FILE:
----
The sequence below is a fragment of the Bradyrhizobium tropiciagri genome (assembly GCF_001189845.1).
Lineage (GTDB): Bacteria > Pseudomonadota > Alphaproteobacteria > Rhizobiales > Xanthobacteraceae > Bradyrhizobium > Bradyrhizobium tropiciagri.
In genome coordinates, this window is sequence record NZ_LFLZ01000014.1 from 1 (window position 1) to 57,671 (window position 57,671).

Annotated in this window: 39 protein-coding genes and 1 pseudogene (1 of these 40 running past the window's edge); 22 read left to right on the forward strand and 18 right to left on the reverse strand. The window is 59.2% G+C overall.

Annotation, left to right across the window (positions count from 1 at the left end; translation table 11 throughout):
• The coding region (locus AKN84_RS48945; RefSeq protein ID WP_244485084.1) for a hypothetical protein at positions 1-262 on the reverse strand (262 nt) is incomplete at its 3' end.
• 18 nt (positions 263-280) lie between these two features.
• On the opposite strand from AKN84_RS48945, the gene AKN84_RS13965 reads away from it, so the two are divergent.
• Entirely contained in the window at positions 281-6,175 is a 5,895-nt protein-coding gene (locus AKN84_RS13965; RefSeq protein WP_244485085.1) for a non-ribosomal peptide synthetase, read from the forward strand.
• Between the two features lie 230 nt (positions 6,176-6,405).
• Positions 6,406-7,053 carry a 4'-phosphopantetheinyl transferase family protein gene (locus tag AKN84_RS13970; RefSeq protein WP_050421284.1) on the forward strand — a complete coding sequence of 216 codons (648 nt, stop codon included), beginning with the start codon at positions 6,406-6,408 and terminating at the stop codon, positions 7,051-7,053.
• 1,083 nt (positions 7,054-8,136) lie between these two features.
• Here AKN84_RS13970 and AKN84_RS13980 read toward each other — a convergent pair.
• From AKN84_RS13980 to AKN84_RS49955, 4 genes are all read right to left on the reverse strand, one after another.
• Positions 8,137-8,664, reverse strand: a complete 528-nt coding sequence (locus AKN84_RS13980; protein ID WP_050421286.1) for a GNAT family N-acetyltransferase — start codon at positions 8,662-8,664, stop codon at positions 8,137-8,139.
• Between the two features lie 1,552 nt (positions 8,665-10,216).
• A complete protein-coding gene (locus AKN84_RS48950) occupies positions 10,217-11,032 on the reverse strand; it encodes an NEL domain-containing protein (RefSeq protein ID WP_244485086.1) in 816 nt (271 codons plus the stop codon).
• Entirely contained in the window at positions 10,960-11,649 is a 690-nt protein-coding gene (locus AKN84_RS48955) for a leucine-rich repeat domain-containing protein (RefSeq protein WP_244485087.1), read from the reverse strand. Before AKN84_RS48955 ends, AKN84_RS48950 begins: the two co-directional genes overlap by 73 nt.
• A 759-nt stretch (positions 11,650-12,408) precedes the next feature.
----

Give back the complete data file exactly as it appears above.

The sequence below is a fragment of the Bradyrhizobium tropiciagri genome (assembly GCF_001189845.1).
Lineage (GTDB): Bacteria > Pseudomonadota > Alphaproteobacteria > Rhizobiales > Xanthobacteraceae > Bradyrhizobium > Bradyrhizobium tropiciagri.
In genome coordinates, this window is sequence record NZ_LFLZ01000014.1 from 1 (window position 1) to 57,671 (window position 57,671).

Annotated in this window: 39 protein-coding genes and 1 pseudogene (1 of these 40 running past the window's edge); 22 read left to right on the forward strand and 18 right to left on the reverse strand. The window is 59.2% G+C overall.

Annotation, left to right across the window (positions count from 1 at the left end; translation table 11 throughout):
• The coding region (locus AKN84_RS48945; RefSeq protein ID WP_244485084.1) for a hypothetical protein at positions 1-262 on the reverse strand (262 nt) is incomplete at its 3' end.
• 18 nt (positions 263-280) lie between these two features.
• On the opposite strand from AKN84_RS48945, the gene AKN84_RS13965 reads away from it, so the two are divergent.
• Entirely contained in the window at positions 281-6,175 is a 5,895-nt protein-coding gene (locus AKN84_RS13965; RefSeq protein WP_244485085.1) for a non-ribosomal peptide synthetase, read from the forward strand.
• Between the two features lie 230 nt (positions 6,176-6,405).
• Positions 6,406-7,053 carry a 4'-phosphopantetheinyl transferase family protein gene (locus tag AKN84_RS13970; RefSeq protein WP_050421284.1) on the forward strand — a complete coding sequence of 216 codons (648 nt, stop codon included), beginning with the start codon at positions 6,406-6,408 and terminating at the stop codon, positions 7,051-7,053.
• 1,083 nt (positions 7,054-8,136) lie between these two features.
• Here AKN84_RS13970 and AKN84_RS13980 read toward each other — a convergent pair.
• From AKN84_RS13980 to AKN84_RS49955, 4 genes are all read right to left on the reverse strand, one after another.
• Positions 8,137-8,664, reverse strand: a complete 528-nt coding sequence (locus AKN84_RS13980; protein ID WP_050421286.1) for a GNAT family N-acetyltransferase — start codon at positions 8,662-8,664, stop codon at positions 8,137-8,139.
• Between the two features lie 1,552 nt (positions 8,665-10,216).
• A complete protein-coding gene (locus AKN84_RS48950) occupies positions 10,217-11,032 on the reverse strand; it encodes an NEL domain-containing protein (RefSeq protein ID WP_244485086.1) in 816 nt (271 codons plus the stop codon).
• Entirely contained in the window at positions 10,960-11,649 is a 690-nt protein-coding gene (locus AKN84_RS48955) for a leucine-rich repeat domain-containing protein (RefSeq protein WP_244485087.1), read from the reverse strand. Before AKN84_RS48955 ends, AKN84_RS48950 begins: the two co-directional genes overlap by 73 nt.
• A 759-nt stretch (positions 11,650-12,408) precedes the next feature.